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The Sweetest Dream by Doris Lessing

 

Recommendation:

 

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Refuge

Doris Lessing’s recent, sprawling, 500-page novel, The Sweetest Dream, centers on a home in London, and the many people who find refuge in that place and in the people who live there. The core characters are members of an extended family, and we learn about their past, and watch their future unfold as they gather around the table in this home. We learn about life’s passages and caring for others. We watch the flight from fascism, and the failure of communism. We see the struggles of people trying to respond to the needs of an emerging African nation. We’re barraged with the complexity of relationships, and the costs of love. Some refugees thrive as a result of their time in this London house, and share the love they received with others. Some of the refugees remain takers, never returning part of their abundance to others. Lessing captures some of the big themes of the 20th century, and captures how they played out in the lives of people trying to make a go of life. The house itself seems like a central character, and provides the stability many need during times of radical change. Here’s an excerpt when one of the house refugees has returned from serving poor people in a remote African hospital:

“Colin opened the door to a timid ring, and saw what he thought was a mendicant child or a gipsy and then, with a roar of ‘It’s Sylvia, it’s little Sylvia,’ lifted her inside. There he hugged her, and she shed tears on his cheeks, bent down to rub hers, like a cat’s greeting.
In the kitchen he sat her at the table, the table, again extended to its full length. He poured a river of wine into a big glass and sat opposite her, full of welcome and pleasure.
 ‘Why didn’t you say you were coming? But it doesn’t matter. I can’t tell you how pleased I am to see you.’
Sylvia was trying to lift her mood to his height, because she was dispirited. London sometimes having this effect on Londoners who have been away from it and who, while living on it, have had so little idea of its weight, its multitudinous gifts and capacities. London, after the Mission, was hitting her like a blow somewhere in the stomach region. It is a mistake to come too fast from, let’s say Kwadere, to London: one needs something life the equivalent of a decompression chamber.
She sat smiling, taking little sips of wine, afraid to do more, for she was not used to wine these days, feeling the house like a creature all around her and above her and below her, her house, the one she had known best as home when she had been conscious of what was going on in it, the atmospheres and airs of every room and stretches of the staircase. Now the house was populous, she could feel that, it was full of people, but they were alien presences, not her familiars and she was grateful for Colin, sitting there smiling at her. It was ten in the evening. Upstairs someone was playing a tune she ought to know, probably something famous like ‘Blue Swede Shows’ – it had that claim on her – but she couldn’t name it.”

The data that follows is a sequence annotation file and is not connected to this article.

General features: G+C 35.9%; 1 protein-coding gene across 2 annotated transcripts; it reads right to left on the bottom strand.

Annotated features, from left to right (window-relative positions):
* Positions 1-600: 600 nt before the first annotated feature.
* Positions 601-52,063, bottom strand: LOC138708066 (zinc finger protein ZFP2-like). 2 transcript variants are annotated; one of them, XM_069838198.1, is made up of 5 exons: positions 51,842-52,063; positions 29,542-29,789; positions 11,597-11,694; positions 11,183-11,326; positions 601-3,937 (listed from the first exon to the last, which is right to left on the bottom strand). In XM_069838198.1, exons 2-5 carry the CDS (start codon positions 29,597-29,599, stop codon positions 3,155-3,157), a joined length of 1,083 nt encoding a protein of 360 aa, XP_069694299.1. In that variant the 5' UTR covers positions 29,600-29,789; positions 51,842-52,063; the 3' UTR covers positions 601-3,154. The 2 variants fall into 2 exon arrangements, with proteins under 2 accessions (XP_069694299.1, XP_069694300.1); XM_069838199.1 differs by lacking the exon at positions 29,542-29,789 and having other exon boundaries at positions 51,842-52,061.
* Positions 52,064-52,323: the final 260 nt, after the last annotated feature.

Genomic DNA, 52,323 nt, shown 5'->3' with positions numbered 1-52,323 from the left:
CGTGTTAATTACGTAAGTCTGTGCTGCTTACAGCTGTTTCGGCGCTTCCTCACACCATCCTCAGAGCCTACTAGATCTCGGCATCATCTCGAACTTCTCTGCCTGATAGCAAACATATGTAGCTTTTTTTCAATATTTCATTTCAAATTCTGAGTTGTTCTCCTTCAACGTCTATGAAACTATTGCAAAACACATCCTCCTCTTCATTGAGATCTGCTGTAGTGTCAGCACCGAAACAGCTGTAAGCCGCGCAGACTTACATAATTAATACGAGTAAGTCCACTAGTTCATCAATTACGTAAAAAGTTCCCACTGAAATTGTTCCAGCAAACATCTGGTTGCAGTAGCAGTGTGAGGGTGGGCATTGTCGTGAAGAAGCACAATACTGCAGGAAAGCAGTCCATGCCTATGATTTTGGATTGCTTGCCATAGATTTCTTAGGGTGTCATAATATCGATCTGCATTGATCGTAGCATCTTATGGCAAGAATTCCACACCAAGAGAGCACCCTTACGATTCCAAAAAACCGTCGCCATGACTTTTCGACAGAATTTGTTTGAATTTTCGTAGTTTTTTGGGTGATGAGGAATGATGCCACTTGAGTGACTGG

Some pages later, when Sylvia returns to Africa, here’s what Lessing writes:

“On the evening after Sylvia returned from London, standing exactly in the same spot, she looked down at her hospital and was attacked by that failing of the hear and purpose that so often afflicts people just back from Europe. What she saw down there, the assemblage of poor huts or sheds, was tolerable only if she did not think of London, or Julia’s house, with its solidity, its safety, its permanence, each room so full of things that had an exact purpose, serving a need among a multiplicity of needs, so that every day any person in it was supported as if by so many silent servitors with utensils, tools, appliances, gadgets, surfaces to sit on or to put things on – an intricacy of always multiplying things.”

Lessing’s mastery of language comes forth in that excerpt, as on most pages of The Sweetest Dream. It was “a timid ring.” He poured “a river of wine.” She was “feeling the house like a creature all around her.” Delights like that fill the book. Each character has their version of sweet dreams, and for some of them, the dreams come true. Enjoy reading The Sweetest Dream.

Steve Hopkins, May 1, 2002

 

ă 2002 Hopkins and Company, LLC

 

The recommendation rating for this book appeared in the June 2002 issue of Executive Times

 

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